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Election-year theodicy? Washington Post explores rise of faith-haunted, political obits

Election-year theodicy? Washington Post explores rise of faith-haunted, political obits

So do you remember Mary Anne Noland of Richmond, Va.? Her name surfaced recently in a way that was both humorous and poignant, during a "Crossroads" podcast about the "lesser of two evils" dilemma faced by many voters in this year's White House campaign.

All over America, people were talking about her obituary in The Richmond Times-Dispatch. Some people thought this was a hoax, perhaps something from The Onion. The folks at Snopes.com quickly verified that this viral sensation was the real deal.

If you do not recall the details, here is how the Noland obit opened:

NOLAND, Mary Anne Alfriend. Faced with the prospect of voting for either Donald Trump or Hillary Clinton, Mary Anne Noland of Richmond chose, instead, to pass into the eternal love of God on Sunday, May 15, 2016, at the age of 68. Born in Danville, Va., Mary Anne was a graduate of Douglas Freeman High School (1966) and the University of Virginia School of Nursing (1970). A faithful child of God, Mary Anne devoted her life to sharing the love she received from Christ with all whose lives she touched as a wife, mother, grandmother, daughter, sister, friend and nurse. ...

You could see, in the Noland obituary, that this family's faith was woven into this story and linked, somehow, to the disdain they felt toward the two major candidates (depending, of course, on the outcome of the crucial FBI primary and the growing revolt among GOP delegates, many of them cultural and moral conservatives).

Surely this obituary was a one-of-a-kind heart cry, right? As it turns out, it was not. That leads us to a quite amazing feature in The Washington Post that ran under the headline, "Disdain for Trump and Clinton is so strong, even the dead are campaigning."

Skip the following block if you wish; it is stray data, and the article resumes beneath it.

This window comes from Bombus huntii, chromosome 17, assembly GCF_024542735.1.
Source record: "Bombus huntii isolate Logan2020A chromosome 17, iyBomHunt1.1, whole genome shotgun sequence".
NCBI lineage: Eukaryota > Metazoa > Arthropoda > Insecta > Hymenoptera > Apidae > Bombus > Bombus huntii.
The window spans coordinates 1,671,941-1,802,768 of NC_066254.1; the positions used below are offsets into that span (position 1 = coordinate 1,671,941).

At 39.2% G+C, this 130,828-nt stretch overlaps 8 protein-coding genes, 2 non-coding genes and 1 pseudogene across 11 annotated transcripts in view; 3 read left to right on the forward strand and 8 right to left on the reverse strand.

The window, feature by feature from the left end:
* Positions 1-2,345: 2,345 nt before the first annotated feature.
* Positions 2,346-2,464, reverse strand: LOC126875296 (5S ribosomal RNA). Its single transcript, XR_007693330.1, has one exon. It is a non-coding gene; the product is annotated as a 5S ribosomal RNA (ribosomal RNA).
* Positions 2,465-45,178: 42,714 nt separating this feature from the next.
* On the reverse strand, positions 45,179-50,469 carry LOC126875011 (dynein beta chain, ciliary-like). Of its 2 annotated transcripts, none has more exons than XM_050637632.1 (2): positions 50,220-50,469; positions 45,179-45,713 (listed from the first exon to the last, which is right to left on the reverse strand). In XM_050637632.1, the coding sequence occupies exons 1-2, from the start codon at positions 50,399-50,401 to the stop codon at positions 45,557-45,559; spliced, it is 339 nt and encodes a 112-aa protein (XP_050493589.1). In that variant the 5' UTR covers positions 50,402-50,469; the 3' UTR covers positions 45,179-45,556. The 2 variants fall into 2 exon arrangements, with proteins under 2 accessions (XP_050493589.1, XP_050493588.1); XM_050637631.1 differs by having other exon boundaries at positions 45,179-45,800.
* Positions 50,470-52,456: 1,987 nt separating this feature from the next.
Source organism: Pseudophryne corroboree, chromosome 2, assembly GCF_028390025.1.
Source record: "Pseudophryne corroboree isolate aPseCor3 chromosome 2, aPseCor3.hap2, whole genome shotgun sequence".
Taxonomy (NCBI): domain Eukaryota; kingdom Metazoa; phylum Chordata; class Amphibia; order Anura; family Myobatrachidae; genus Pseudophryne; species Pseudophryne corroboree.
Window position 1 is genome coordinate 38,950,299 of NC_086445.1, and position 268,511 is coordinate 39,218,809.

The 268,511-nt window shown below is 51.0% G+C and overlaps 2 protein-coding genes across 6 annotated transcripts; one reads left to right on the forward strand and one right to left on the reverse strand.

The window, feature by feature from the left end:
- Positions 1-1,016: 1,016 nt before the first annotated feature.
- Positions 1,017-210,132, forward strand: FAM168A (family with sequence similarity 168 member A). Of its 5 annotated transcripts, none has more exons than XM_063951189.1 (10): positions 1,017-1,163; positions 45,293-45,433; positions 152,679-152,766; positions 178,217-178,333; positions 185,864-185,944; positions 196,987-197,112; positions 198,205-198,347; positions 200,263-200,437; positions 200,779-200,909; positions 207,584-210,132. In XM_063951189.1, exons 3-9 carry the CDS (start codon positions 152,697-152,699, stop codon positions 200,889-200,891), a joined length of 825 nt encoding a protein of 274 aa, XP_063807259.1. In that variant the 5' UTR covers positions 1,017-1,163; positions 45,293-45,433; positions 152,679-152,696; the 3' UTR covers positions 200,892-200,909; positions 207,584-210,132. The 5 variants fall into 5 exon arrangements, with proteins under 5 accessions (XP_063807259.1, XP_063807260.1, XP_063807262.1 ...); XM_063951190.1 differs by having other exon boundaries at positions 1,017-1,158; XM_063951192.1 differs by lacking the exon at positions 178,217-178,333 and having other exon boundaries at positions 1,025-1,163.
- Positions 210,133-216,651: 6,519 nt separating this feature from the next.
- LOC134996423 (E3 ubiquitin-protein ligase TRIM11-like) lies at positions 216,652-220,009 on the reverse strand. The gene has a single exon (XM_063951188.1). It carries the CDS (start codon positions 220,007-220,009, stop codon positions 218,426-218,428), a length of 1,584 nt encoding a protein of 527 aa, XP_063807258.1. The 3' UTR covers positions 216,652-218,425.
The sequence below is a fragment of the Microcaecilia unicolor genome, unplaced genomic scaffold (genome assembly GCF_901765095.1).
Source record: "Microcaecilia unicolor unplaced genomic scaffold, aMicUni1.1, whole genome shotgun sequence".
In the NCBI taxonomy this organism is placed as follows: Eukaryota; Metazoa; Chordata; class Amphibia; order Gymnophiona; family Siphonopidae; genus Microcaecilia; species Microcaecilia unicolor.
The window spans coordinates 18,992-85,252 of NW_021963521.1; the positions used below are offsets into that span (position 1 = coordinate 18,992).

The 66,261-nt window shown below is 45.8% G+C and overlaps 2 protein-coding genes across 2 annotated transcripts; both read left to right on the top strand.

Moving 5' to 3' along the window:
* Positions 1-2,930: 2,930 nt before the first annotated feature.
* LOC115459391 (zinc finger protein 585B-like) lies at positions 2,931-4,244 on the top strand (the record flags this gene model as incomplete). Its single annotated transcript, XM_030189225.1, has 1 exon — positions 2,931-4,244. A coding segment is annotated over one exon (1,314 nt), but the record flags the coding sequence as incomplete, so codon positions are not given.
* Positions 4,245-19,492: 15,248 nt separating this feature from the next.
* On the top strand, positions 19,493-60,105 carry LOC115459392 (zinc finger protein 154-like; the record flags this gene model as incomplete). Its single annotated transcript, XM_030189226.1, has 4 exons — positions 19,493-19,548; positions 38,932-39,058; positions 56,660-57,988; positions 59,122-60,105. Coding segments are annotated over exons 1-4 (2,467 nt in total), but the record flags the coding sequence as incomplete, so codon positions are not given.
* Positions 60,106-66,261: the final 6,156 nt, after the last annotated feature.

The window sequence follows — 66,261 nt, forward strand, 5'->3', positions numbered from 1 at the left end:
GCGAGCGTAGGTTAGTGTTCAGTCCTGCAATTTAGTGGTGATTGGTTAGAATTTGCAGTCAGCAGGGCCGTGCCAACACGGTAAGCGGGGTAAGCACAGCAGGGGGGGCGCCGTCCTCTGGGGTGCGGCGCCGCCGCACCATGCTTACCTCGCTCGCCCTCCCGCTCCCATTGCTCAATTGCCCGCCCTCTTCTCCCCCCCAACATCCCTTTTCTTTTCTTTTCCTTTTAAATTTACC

Did this feature deal with the moral and religious elements of this phenomenon? Sort of.

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And in the end, the #hatecake hoax failed to go viral (So what about the pastor's church?)

And in the end, the #hatecake hoax failed to go viral (So what about the pastor's church?)

So, for those of you who keep sending me links: Yes, I heard that the Rev. Jordan Brown of Austin recently announced that his #hatecake lawsuit against Whole Foods was a hoax.

Well, that wasn't exactly what he said. Hold that thought.

Now, I will admit that I didn't see that hoax story when it went viral on social media -- because it didn't go viral on social media (like the earlier story in which Brown made his accusations). This lack of social-media activity is one of two angles in the story that still interest me.

Wait, maybe this story didn't trend on Facebook the second time around because. ... Oh well, nevermind.

Looking at the small amount of coverage this story received, the Austin American-Statesman report was rather interesting because of what it didn't come right out and say. Take that headline for example: "Pastor to drop lawsuit against Whole Foods over anti-gay slur on cake."

So why is he dropping his lawsuit?

The man who accused Whole Foods Market of writing a homophobic slur on a cake will drop a lawsuit against the grocery chain.

“The company did nothing wrong,” Jordan Brown, a pastor of a small Austin church, said in a statement. “I was wrong to pursue this matter and use the media to perpetuate this story.”

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